Prepare the grill for direct medium-high heat. Brush the watermelon slices with about one tablespoon of the reserved dressing. Place the watermelon and steak directly over the coals on a lightly oiled grill rack. Grill the watermelon slices until well-marked, about two minutes on each side. Grill the steak until desired degree of doneness, about 10 minutes for medium, turning once. Transfer the steak to a cutting board, and let stand 10 minutes.
Cut each slice of watermelon into four triangles. Thinly slice the steak against the grain.
To serve, arrange the watercress or arugula and steak slices on serving plates. Whisk the reserved dressing, and drizzle it over the steak and watercress. Place two wedges of watermelon on each plate, arrange onion slices and tomatoes on each plate, and sprinkle with feta cheese if desired. Makes four servings.
The golden caramelized sweet juices of the peaches add fresh summery flavor to the grilled chicken. Note: While any skewers will work for grilling, you’ll get best results with parallel skewers—there’s one handle but two skewers. They make food easier to turn over.
3 Tablespoons sherry vinegar or white wine vinegar
3 Tablespoons avocado oil or extra-virgin olive oil
2 Tablespoons minced shallots
½ teaspoon curry powder
¼ teaspoon salt
½ teaspoon freshly ground pepper
3 (4-ounce) chicken breast halves
2 large, ripe peaches
4 cups mixed greens or spinach
¼ cup chopped, unsalted, roasted almonds
2 ounces crumbled goat cheese, blue cheese or, if preferred, any mild soft cheese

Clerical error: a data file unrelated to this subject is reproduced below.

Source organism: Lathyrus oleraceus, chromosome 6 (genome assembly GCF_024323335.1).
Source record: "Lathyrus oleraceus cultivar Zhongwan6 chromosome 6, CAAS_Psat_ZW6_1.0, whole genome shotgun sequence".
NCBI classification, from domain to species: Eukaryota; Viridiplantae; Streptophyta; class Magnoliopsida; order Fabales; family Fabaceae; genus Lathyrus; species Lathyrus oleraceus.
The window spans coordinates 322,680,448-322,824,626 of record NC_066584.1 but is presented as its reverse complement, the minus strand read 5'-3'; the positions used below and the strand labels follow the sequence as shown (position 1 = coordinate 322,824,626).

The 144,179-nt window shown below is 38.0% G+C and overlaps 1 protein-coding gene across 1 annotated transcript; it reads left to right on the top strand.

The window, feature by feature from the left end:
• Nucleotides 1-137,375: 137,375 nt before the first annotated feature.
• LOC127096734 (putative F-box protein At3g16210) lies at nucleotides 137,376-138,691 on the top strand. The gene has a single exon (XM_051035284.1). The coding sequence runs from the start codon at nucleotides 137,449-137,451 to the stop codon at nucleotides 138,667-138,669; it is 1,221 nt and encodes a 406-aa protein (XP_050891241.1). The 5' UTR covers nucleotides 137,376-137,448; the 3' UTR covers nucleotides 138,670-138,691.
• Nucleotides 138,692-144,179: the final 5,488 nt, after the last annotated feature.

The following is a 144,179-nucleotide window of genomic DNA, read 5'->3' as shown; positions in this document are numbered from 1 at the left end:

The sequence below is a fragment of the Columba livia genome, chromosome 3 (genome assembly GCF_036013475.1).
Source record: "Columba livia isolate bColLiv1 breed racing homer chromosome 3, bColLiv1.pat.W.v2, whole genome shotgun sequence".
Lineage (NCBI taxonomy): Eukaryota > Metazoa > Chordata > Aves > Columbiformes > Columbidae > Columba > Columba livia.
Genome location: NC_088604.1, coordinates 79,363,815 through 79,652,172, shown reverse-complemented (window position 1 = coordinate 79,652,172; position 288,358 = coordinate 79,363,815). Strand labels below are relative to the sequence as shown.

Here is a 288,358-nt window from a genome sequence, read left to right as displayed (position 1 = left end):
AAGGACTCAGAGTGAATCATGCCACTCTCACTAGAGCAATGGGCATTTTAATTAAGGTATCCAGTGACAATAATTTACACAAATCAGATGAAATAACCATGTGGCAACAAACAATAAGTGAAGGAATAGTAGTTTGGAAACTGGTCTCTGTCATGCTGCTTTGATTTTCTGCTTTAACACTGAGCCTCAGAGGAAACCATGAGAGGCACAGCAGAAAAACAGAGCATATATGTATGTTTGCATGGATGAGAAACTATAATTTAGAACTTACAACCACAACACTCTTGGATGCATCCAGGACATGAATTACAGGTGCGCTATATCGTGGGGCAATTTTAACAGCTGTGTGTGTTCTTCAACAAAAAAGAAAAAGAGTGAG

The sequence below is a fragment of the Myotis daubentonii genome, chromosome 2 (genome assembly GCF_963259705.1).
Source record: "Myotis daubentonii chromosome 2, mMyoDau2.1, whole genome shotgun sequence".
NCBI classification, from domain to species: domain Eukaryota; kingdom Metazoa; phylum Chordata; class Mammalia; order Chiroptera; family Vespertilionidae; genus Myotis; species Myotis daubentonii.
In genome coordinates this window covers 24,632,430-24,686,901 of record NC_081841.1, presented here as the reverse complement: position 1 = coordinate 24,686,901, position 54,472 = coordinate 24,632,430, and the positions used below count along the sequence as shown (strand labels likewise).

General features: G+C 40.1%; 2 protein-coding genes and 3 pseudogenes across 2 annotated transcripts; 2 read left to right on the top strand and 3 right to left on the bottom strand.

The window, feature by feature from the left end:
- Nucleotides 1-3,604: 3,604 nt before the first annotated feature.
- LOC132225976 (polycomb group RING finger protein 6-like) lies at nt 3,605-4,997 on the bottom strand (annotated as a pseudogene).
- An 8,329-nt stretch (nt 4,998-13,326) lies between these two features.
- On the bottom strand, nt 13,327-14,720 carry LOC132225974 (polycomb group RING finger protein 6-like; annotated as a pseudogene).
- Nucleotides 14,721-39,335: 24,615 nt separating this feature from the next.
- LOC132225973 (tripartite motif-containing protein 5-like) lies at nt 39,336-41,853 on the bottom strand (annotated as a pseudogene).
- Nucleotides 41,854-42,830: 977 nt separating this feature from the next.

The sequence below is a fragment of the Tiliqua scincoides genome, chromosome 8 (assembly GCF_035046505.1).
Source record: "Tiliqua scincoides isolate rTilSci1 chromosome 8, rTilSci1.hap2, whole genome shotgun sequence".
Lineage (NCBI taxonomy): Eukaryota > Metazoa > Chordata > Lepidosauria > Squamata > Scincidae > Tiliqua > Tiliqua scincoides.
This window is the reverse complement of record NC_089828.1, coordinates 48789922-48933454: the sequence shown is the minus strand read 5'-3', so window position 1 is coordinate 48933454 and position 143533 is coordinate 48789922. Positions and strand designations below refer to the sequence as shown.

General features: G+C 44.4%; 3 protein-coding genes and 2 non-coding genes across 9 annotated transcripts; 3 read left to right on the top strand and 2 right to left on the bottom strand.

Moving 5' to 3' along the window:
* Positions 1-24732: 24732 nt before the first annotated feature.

Combine the sherry vinegar, avocado oil, shallots, curry powder, salt and pepper in a small bowl, and whisk to blend.
Pound each half chicken breast to an even thickness between pieces of waxed paper. Whisk the vinaigrette, measure out two tablespoons, drizzle it over the chicken and spread evenly. Preheat the grill for direct medium-high heat.
Cut the peaches in half, remove the pits, then cut each half into four wedges. Thread the peach slices on two parallel skewers for easier grilling. Whisk the vinaigrette again, measure out one tablespoon and brush or otherwise spread it on the peach slices.
Place the chicken and peach slices on the grill rack. Grill the peach slices until well-marked on each side, about one minute per side. Grill the chicken until cooked through, about five or six minutes on each side. Transfer the chicken to a cutting board, and let stand five minutes before slicing.
Arrange the greens, chicken and peaches on serving plates. Drizzle with the remaining vinaigrette, and sprinkle with almonds and cheese. Makes four servings.
These recipes call for direct and indirect heat. Here’s how to do it…
Charcoal grill: Evenly distribute hot, ash-colored coals in an even layer, sides touching, on the charcoal grate. (If you want high heat, add an additional layer of hot coals.) Position the cooking grate over the coals, and lightly brush vegetable oil on the cooking grate just before adding food.
Gas grill: Set all burners to the heat level directed in the recipe. Lightly brush vegetable oil on the cooking grate just before adding food.
Charcoal grill: Arrange hot, ash-colored coals on one half of the charcoal grate, piling them in an even layer. Position the cooking grate over the coals, brush vegetable oil on the grate just before adding food, and place food over the half with no coals underneath.
Gas grill: Set burners to the heat level in the recipe. Brush vegetable oil on the cooking grate, and turn off two or more burners before placing food. Keep these burners turned off.